FBI says copper thefts threaten U.S. infrastructure

The theft of copper wire has become so pervasive that it poses a threat to the national infrastructure, the U.S. Federal Bureau of Investigation warned Wednesday.

There's a lot of copper lying around the U.S., in cellular towers, telephone lines, electrical sub-stations and even vacant homes, and ripping it up and stealing it has become a lucrative activity for organized gangs and drug addicts over the past few years, according to the FBI.

Such thefts are typically prosecuted by local authorities but the FBI is now taking it more seriously, the agency said in a . "On the surface, it could be a relatively small theft," the FBI said, quoting an unnamed field agent. "But the public safety impact could be significant."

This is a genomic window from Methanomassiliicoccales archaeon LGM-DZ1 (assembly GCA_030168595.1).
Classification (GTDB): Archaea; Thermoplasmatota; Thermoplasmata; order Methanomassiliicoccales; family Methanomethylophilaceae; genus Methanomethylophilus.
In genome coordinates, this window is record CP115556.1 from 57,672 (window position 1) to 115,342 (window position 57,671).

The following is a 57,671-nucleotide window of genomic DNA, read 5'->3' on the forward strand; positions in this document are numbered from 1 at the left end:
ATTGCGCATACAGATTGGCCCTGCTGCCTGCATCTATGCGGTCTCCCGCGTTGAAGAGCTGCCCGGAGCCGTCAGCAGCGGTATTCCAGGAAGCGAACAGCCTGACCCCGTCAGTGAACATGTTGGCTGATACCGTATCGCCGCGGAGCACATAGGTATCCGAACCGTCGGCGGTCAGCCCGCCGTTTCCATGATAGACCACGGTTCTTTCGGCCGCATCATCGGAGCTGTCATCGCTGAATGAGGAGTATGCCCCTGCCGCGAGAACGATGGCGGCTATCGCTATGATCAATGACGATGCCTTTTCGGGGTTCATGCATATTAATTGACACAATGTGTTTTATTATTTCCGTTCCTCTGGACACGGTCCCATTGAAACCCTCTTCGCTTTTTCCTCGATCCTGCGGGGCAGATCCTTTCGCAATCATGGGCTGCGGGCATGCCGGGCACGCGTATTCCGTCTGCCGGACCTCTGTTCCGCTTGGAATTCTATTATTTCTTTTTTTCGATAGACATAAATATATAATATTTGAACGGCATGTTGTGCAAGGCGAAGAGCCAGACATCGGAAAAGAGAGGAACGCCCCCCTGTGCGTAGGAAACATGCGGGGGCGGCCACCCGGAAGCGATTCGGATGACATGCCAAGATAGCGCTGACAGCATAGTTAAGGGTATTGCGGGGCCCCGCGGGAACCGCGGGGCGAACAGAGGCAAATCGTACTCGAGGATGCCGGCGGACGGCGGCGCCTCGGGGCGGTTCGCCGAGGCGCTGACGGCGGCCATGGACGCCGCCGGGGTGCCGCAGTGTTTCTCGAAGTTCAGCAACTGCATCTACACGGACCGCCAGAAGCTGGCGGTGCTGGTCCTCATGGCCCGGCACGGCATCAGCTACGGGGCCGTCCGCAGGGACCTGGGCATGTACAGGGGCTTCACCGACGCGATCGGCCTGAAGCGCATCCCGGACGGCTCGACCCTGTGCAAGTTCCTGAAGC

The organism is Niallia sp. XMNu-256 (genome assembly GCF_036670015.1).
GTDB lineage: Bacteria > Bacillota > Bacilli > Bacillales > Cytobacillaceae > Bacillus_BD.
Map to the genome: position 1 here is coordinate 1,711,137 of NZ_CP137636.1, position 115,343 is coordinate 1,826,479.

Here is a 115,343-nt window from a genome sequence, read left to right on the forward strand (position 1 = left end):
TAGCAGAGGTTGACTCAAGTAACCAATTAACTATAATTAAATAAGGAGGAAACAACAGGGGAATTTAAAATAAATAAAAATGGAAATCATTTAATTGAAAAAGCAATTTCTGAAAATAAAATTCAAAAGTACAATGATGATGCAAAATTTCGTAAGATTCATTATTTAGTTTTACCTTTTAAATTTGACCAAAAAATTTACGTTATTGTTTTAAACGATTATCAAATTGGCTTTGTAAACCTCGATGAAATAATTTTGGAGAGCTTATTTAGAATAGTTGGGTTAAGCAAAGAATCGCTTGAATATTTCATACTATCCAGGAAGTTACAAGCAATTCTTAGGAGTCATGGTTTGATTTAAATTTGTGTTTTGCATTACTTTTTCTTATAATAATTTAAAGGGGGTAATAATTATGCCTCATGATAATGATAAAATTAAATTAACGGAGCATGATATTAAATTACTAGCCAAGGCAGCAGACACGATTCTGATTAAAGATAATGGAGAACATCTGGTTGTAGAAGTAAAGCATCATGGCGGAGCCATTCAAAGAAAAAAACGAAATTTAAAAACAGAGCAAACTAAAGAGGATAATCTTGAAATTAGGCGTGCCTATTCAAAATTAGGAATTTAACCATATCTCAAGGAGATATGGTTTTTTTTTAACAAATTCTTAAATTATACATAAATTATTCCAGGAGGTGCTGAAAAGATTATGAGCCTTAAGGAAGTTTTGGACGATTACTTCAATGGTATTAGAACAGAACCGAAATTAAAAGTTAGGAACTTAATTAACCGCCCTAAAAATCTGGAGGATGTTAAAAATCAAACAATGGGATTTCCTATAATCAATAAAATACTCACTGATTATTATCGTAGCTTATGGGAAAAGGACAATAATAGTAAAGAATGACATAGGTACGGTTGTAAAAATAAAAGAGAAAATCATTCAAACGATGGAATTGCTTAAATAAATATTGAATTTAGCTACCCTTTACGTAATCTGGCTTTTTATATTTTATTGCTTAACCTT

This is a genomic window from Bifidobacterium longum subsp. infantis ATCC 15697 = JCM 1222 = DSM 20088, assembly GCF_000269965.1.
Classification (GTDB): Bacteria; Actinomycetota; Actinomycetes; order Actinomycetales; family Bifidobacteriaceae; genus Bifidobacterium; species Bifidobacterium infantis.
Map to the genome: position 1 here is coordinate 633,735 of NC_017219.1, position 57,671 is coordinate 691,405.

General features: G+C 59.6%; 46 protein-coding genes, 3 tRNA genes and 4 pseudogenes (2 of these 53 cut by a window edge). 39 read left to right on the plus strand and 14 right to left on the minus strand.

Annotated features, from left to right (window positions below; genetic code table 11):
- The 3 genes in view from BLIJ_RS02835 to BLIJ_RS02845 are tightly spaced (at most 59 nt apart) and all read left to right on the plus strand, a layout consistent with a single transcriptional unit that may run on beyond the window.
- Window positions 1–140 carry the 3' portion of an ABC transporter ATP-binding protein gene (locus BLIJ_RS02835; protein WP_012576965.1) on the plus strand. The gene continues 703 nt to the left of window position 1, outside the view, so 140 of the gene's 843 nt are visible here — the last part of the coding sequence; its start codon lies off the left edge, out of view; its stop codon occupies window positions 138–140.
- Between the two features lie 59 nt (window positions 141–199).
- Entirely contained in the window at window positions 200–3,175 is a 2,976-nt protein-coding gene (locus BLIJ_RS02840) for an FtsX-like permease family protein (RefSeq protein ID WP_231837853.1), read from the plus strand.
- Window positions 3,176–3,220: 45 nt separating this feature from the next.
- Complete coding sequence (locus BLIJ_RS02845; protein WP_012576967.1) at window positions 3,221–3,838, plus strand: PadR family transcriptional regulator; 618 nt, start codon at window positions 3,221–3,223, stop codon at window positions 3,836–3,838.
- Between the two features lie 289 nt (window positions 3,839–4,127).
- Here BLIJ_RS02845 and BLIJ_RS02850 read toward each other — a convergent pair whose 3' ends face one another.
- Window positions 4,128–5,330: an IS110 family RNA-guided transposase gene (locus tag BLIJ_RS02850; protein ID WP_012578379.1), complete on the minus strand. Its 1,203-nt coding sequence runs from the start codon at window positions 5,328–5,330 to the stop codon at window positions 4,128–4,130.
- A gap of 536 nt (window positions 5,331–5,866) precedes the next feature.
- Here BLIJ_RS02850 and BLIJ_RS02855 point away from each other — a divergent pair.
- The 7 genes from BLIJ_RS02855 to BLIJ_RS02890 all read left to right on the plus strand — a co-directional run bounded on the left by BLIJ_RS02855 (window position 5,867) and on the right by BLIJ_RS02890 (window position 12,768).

"While copper thieves may not intend to compromise critical infrastructure, they can still be charged with more weighty federal crimes," the FBI said.

In the past year, copper thefts have wrought havoc with Federal Aviation Administration towers in Ohio and with a tornado warning system in Jackson, Mississippi. And in May, about 4,000 residents of Polk County, Florida, lost power after thieves stole copper from a local transformer, the FBI said.

They also kept the "Yappin with Yohe" radio talk show off the air in Ashland, Kentucky, according to a . During the early morning hours of Aug. 21, the thieves climbed poles and cut down 600 feet of copper phone cable, knocking local radio station WLCG offline and disrupting phone service to 900 customers.